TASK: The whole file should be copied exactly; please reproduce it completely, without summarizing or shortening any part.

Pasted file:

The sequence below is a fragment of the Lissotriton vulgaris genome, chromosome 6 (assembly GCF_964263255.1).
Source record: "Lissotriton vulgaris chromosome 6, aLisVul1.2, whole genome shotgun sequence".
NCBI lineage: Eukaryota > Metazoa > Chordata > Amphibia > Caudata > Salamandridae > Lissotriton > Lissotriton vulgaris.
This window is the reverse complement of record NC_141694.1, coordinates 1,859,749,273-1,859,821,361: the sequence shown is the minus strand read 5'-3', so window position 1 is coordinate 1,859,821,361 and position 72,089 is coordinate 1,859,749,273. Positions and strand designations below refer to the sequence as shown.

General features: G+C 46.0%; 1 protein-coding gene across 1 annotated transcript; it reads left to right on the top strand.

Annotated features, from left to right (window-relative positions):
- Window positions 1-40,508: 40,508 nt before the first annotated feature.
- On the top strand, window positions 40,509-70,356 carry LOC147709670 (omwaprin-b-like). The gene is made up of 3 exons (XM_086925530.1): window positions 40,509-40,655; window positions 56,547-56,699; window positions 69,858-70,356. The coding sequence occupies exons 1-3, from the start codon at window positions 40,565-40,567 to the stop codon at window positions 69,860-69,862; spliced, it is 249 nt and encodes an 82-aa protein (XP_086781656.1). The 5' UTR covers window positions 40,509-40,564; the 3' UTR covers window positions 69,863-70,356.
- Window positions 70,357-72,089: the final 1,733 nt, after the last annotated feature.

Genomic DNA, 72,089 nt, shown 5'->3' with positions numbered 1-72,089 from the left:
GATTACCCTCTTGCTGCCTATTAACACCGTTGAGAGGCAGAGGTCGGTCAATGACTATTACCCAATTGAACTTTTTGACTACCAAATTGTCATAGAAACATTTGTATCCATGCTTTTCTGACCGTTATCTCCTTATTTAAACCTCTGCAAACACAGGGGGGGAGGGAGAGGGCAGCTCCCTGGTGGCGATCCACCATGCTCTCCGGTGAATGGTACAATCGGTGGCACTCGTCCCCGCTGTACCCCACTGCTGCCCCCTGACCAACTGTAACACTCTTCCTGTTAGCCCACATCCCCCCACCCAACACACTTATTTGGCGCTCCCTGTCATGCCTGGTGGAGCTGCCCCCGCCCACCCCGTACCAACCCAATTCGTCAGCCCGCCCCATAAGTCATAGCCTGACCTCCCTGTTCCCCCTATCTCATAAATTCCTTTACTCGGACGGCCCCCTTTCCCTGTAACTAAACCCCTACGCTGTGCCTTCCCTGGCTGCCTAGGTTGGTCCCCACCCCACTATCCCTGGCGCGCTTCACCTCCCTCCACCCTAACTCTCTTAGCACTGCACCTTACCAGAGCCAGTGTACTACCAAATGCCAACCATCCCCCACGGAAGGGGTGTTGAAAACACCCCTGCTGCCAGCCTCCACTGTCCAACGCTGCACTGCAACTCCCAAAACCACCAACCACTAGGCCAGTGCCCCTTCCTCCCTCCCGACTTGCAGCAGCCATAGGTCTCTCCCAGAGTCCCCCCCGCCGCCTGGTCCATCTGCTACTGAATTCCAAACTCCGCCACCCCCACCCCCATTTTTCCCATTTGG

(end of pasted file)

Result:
The sequence below is a fragment of the Lissotriton vulgaris genome, chromosome 6 (assembly GCF_964263255.1).
Source record: "Lissotriton vulgaris chromosome 6, aLisVul1.2, whole genome shotgun sequence".
NCBI lineage: Eukaryota > Metazoa > Chordata > Amphibia > Caudata > Salamandridae > Lissotriton > Lissotriton vulgaris.
This window is the reverse complement of record NC_141694.1, coordinates 1,859,749,273-1,859,821,361: the sequence shown is the minus strand read 5'-3', so window position 1 is coordinate 1,859,821,361 and position 72,089 is coordinate 1,859,749,273. Positions and strand designations below refer to the sequence as shown.

General features: G+C 46.0%; 1 protein-coding gene across 1 annotated transcript; it reads left to right on the top strand.

Annotated features, from left to right (window-relative positions):
- Window positions 1-40,508: 40,508 nt before the first annotated feature.
- On the top strand, window positions 40,509-70,356 carry LOC147709670 (omwaprin-b-like). The gene is made up of 3 exons (XM_086925530.1): window positions 40,509-40,655; window positions 56,547-56,699; window positions 69,858-70,356. The coding sequence occupies exons 1-3, from the start codon at window positions 40,565-40,567 to the stop codon at window positions 69,860-69,862; spliced, it is 249 nt and encodes an 82-aa protein (XP_086781656.1). The 5' UTR covers window positions 40,509-40,564; the 3' UTR covers window positions 69,863-70,356.
- Window positions 70,357-72,089: the final 1,733 nt, after the last annotated feature.

Genomic DNA, 72,089 nt, shown 5'->3' with positions numbered 1-72,089 from the left:
GATTACCCTCTTGCTGCCTATTAACACCGTTGAGAGGCAGAGGTCGGTCAATGACTATTACCCAATTGAACTTTTTGACTACCAAATTGTCATAGAAACATTTGTATCCATGCTTTTCTGACCGTTATCTCCTTATTTAAACCTCTGCAAACACAGGGGGGGAGGGAGAGGGCAGCTCCCTGGTGGCGATCCACCATGCTCTCCGGTGAATGGTACAATCGGTGGCACTCGTCCCCGCTGTACCCCACTGCTGCCCCCTGACCAACTGTAACACTCTTCCTGTTAGCCCACATCCCCCCACCCAACACACTTATTTGGCGCTCCCTGTCATGCCTGGTGGAGCTGCCCCCGCCCACCCCGTACCAACCCAATTCGTCAGCCCGCCCCATAAGTCATAGCCTGACCTCCCTGTTCCCCCTATCTCATAAATTCCTTTACTCGGACGGCCCCCTTTCCCTGTAACTAAACCCCTACGCTGTGCCTTCCCTGGCTGCCTAGGTTGGTCCCCACCCCACTATCCCTGGCGCGCTTCACCTCCCTCCACCCTAACTCTCTTAGCACTGCACCTTACCAGAGCCAGTGTACTACCAAATGCCAACCATCCCCCACGGAAGGGGTGTTGAAAACACCCCTGCTGCCAGCCTCCACTGTCCAACGCTGCACTGCAACTCCCAAAACCACCAACCACTAGGCCAGTGCCCCTTCCTCCCTCCCGACTTGCAGCAGCCATAGGTCTCTCCCAGAGTCCCCCCCGCCGCCTGGTCCATCTGCTACTGAATTCCAAACTCCGCCACCCCCACCCCCATTTTTCCCATTTGG